Types of Forest
We have two main types of forest in New Zealand – Beech forest and Podocarp/Broadleaf forest.
The beech forests are the largest native forests remaining in New Zealand. Many were spared being burnt or cut down because the land they grow on is often steep and mountainous, so it is not good for farming or building houses on.
• There are five different types of beech tree which make up our beech forests - red, silver, black, hard and mountain beech.
• There are large beech forests in the South Island, and in some higher parts of the North Island, like in Tongariro National Park.
• Their canopy is made up with one or more species of beech, there are not many vines and there aren’t many plants growing underneath the beech trees.
Podocarp/broadleaf forests have a wide variety of plants growing in them:
• Podocarp trees have been around ever since the dinosaurs and are some of the largest trees in our forests. Examples of podocarps are rimu, totara, kahikatea, miro and matai.
• Broadleaf trees are the trees that aren't beech, podocarp or conifer (kauri). Some examples of broadleaf trees are rata, tawa and rewarewa.
• There are many different plants in New Zealand’s podocarp/broadleaf forests. They change as you travel from north to south.
• Particularly in the north, New Zealand's podocarp/broadleaf forest has similarities to tropical rainforests. They both have lots of different species, many hanging vines and perching plants and many layers of vegetation.
Layers of our Podocarp/Broadleaf Forests
Emergent Trees - These trees are over 30 metres tall and tower above the forest; rimu, kahikatea, totara, rata, matai and miro.
Canopy/Roof – The flowering trees of this layer grow to around 20 metres tall. They make a dense layer of foliage that filters rain and sunlight for the plants below. Some examples are tawa, taraire and beech
Sub-canopy - Tree ferns, nikau palms, mahoe, wineberry and fuchsia can be found in this layer. They can grow to around 10 metres.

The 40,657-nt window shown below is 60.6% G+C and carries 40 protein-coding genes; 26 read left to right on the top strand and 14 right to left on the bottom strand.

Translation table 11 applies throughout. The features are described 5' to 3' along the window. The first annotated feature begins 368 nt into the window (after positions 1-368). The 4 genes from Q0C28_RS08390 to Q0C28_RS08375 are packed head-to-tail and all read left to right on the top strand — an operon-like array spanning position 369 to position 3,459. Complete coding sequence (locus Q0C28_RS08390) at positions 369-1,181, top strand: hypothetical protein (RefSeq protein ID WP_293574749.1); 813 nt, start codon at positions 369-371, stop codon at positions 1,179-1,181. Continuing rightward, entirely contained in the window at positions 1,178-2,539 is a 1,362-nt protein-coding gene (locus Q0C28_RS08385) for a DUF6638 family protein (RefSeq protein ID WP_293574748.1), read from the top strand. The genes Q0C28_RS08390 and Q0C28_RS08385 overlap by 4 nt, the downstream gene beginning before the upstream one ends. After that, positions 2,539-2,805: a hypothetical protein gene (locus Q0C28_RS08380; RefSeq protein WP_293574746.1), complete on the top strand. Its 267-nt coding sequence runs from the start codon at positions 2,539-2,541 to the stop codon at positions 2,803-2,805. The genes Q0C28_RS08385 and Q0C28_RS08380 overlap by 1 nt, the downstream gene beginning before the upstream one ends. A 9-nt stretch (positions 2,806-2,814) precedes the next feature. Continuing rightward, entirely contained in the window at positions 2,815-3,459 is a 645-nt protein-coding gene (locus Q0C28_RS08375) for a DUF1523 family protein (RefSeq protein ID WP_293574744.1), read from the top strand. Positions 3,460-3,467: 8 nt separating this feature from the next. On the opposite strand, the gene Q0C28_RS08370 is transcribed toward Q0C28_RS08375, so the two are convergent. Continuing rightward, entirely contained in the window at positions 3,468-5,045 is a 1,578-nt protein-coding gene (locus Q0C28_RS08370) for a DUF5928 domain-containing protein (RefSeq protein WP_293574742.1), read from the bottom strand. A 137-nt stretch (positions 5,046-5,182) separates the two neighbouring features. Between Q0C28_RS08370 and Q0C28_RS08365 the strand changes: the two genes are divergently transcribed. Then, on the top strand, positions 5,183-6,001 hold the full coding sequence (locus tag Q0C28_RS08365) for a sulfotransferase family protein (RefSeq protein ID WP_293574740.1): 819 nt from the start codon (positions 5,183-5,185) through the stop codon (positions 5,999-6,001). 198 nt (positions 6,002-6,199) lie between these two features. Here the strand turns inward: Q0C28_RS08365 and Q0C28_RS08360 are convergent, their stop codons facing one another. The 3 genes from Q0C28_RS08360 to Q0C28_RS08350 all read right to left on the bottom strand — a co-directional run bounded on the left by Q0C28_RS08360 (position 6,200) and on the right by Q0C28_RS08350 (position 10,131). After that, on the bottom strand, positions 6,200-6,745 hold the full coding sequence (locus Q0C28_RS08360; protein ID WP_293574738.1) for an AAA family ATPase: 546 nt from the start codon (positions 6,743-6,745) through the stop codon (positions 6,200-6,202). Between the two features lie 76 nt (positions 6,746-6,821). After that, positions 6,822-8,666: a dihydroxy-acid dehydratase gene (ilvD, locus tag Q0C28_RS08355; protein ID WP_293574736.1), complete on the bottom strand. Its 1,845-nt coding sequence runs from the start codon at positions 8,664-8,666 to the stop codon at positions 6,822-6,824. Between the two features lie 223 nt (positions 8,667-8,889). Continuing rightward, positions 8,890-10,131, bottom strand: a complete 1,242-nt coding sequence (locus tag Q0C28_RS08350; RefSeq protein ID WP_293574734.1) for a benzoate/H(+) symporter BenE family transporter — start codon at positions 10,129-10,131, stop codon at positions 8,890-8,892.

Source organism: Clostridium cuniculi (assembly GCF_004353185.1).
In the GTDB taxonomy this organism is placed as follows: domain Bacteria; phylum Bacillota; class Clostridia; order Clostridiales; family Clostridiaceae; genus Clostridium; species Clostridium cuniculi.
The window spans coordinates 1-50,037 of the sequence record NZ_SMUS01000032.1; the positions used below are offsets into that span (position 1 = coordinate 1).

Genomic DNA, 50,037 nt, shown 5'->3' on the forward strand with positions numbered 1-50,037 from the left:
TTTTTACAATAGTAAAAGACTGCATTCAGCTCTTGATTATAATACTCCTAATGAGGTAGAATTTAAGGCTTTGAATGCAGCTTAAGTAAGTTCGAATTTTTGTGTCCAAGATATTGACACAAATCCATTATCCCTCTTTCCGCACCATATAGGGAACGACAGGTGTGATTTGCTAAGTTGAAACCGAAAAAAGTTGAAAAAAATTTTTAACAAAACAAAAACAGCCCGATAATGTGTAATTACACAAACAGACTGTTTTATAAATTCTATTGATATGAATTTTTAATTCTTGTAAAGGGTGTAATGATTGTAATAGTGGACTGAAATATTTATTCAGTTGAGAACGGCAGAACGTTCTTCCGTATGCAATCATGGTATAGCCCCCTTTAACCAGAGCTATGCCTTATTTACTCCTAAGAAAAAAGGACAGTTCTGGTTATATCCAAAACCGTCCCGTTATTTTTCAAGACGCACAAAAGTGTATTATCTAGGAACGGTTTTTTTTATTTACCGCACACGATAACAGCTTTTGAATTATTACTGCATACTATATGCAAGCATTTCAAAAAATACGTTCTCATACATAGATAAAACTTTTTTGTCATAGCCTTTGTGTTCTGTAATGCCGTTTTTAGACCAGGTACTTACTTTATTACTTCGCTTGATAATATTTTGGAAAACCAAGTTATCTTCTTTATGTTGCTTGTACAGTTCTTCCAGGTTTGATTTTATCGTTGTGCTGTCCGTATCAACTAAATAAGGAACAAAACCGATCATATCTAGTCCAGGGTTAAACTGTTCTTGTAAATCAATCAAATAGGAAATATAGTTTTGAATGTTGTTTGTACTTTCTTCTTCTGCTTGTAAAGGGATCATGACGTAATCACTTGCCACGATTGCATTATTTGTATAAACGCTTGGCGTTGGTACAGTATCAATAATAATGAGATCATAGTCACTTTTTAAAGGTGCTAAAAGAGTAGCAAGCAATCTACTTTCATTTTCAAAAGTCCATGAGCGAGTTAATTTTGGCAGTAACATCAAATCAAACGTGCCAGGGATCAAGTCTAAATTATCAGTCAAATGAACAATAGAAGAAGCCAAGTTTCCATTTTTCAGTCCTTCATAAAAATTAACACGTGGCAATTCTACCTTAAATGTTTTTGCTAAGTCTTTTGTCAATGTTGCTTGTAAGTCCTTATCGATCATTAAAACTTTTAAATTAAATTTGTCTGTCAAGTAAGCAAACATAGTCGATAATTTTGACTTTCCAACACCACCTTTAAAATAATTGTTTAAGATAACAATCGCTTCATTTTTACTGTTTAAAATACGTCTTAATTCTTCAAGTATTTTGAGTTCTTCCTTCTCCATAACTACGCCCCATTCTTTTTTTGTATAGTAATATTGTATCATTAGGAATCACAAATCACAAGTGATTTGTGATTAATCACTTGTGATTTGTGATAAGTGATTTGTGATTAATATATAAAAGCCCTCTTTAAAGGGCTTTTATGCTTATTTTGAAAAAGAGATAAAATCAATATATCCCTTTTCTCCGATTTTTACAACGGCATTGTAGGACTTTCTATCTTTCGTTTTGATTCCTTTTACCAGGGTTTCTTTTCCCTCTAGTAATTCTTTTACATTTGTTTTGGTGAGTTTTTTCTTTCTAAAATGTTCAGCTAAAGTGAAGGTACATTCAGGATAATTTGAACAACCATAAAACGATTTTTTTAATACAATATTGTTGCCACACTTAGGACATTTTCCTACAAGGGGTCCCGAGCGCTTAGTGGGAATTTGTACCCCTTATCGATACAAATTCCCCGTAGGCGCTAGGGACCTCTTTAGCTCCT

Small Trees/Shrubs - This layer is shaded by the trees above, they are no taller than 5 metres. Many of the trees in this layer are young; they are waiting for a gap to open up so they can grow tall.
Forest Floor - It's wet and dark down here. There are mostly mosses and ferns in this layer.
Our native forests are very important. They act as -
- a carbon-sucker
- a home for our native birds and insects
- a food source for our native creatures
- a water filter
- a flood-stopper
To find out more about the importance of our forests, see here.
Threats to our Forests
• Pest Animals - People introduced animals to New Zealand that have become pests in the forest, such as possums, goats, pigs, rats and deer. These animals trample the forest, eat small trees, munch on seeds and eat the leaves of growing trees.
• Weeds -People brought many plants to New Zealand that escaped into the forests and became weeds. These plant pests either smother trees, like Old Man's Beard, or they carpet the ground, stopping new native plants from growing, like Wandering Willie.
What Can You Do?
• When you visit a native forest be sure to keep all of your rubbish with you
• If you are in a protected area, like a national park, remember to take only memories and leave only footprints.
• Do not wander from the paths in the forest, because you may crush new plants growing under the bigger trees
• Get your hands dirty! Help out with planting trees in a forest near you.